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The riotous behavior outside in Chicago moved indoors in Miami. Under McGovern Commission rules, activists playfully nominated for vice president migrant-worker organizer Cesar Chavez, Yippee Jerry Rubin, anti-corporate crusader Ralph Nader, Communist dictator Mao Zedong, and sitcom character Archie Bunker. The joke was on them. The not-ready-for-primetime convention pushed its nominee’s acceptance speech to 2:48 a.m. Eastern time, too late for the morning papers but peak viewing hours for a ten-year-old boy in Honolulu. McGovern began his acceptance speech by joking, “I assume that everyone here is impressed with my control of this Convention that my choice for vice president was challenged by only 39 other nominees.” But the chaos reflected his control in that the commission he had chaired enabled the pranksters to derail the process.
Whereas the former law professor promised “hope” and “change,” the history professor pledged “hopeful change” in his acceptance speech. McGovern, a veteran of the Henry Wallace presidential campaign influenced by the writings of Owen Lattimore, and Obama, an Alisnkyite organizer during his twenties, both emphasized America’s defects and “change” as a panacea. Just as Democrats advanced a “fifty-state strategy” in 2008, McGovern told the throngs, “We’re not conceding a single state to Richard Nixon.” But Nixon ultimately conceded just one state to McGovern—hence the ubiquitous Watergate-era bumper-sticker: “Don’t blame me—I’m from Massachusetts.” America wasn’t ready for George McGovern in 1972. They were in 2008.
McGovern recalled, “I opened the doors of the Democratic Party and 20 million people walked out.” But a smaller party, with fewer of those pesky Southerners and blue-collar workers, proved easier to co-opt than those diverse coalitions that had elected Democratic presidents to sit in the White House for 28 of 36 years between 1932 and 1968. George McGovern lost an election. He created a party.
The quota system he implemented still reigns. Dividing America into groups, not uniting them in one big group, was McGovern’s forte—and Obama’s too. The Democratic Party of California, for instance, which had made the wrong kind of news in 1972 when almost one in five of its delegates was on welfare, this year calls for an equal division between male and female convention proxies, and for a delegation 16 percent African American, 29 percent Hispanic, 12 percent lesbian, gay, bisexual, and transgender, and ten percent handicapped to achieve “a representative balance.”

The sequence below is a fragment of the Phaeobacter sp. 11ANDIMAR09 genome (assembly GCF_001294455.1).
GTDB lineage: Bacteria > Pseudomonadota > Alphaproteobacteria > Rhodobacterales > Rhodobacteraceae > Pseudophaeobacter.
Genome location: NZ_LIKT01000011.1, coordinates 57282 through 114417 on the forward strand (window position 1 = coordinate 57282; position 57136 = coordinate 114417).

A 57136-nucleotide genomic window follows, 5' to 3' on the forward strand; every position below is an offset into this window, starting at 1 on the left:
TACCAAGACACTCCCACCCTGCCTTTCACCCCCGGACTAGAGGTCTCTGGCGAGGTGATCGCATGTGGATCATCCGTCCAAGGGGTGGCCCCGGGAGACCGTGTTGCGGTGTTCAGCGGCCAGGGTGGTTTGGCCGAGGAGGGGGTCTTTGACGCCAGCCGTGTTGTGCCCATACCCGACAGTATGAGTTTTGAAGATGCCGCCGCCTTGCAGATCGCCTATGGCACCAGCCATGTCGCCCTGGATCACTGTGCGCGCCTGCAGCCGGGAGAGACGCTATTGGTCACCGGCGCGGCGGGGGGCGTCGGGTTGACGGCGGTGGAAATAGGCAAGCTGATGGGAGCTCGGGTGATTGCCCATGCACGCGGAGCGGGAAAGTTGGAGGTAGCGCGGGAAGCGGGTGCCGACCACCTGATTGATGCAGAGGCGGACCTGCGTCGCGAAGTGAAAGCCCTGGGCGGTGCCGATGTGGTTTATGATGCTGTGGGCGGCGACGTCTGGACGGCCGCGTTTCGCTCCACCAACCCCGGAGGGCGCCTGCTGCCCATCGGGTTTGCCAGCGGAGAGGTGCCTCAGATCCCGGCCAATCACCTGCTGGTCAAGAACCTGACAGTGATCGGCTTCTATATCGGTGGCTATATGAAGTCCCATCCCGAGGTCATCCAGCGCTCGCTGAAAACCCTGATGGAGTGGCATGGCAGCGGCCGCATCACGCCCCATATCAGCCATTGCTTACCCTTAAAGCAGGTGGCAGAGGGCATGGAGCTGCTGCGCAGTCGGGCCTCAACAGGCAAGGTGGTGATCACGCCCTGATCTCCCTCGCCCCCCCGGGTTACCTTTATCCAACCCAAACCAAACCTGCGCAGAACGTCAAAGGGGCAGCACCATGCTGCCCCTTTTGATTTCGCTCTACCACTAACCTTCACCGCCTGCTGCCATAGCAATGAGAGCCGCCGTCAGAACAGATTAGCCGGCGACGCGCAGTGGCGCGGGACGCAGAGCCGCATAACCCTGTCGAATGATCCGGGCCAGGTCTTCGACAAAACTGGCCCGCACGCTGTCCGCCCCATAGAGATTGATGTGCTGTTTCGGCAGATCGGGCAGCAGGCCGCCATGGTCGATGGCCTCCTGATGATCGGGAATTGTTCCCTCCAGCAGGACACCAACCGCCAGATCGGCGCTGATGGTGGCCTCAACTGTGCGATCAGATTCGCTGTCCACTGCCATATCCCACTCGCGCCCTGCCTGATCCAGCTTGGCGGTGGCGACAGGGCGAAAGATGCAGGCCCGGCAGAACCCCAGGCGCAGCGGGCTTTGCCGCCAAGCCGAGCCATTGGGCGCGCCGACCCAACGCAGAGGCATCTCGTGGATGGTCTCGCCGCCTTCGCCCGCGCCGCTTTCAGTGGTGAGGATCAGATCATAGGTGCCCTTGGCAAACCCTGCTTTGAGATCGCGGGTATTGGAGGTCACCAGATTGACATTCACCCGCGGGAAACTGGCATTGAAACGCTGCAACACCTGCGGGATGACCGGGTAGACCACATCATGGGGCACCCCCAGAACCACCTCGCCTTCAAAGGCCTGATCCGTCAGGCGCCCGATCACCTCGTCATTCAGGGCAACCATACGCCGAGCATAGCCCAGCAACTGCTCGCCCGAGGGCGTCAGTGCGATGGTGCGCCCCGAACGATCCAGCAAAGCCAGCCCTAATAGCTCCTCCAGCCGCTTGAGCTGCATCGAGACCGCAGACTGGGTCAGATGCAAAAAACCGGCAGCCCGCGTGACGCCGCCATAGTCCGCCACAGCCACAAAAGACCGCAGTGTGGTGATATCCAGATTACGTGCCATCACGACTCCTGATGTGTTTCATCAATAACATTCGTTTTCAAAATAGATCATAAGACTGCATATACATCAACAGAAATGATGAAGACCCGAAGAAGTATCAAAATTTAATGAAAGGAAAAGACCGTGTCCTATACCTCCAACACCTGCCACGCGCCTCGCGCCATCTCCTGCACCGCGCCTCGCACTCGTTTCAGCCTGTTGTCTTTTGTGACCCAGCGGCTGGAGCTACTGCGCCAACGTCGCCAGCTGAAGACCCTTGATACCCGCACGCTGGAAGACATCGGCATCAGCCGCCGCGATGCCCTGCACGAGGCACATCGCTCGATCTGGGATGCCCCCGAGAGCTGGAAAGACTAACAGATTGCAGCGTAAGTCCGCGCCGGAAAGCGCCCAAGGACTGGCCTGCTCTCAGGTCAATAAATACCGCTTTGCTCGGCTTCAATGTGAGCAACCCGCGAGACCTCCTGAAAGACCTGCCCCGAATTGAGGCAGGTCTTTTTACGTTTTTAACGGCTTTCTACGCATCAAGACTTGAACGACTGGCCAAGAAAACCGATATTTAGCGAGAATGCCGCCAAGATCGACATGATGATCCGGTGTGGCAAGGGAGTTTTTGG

The mania for representation leaves many traditional Democrats without much representation. “All pretense of trying to win a majority of the white working class has been effectively jettisoned,” Thomas Edsall reported in the New York Times late last year. In its place, Obama’s reelection campaign will forge “a center-left coalition made up, on the one hand, of voters who have gotten ahead on the basis of educational attainment—professors, artists, designers, editors, human resources managers, lawyers, librarians, social workers, teachers and therapists—and a second, substantial constituency of lower-income voters who are disproportionately African-American and Hispanic.” What was once the party’s base is now a constituency that goes uncourted.
Obama’s is not your grandfather’s Democratic Party. It’s George McGovern’s Democratic Party.
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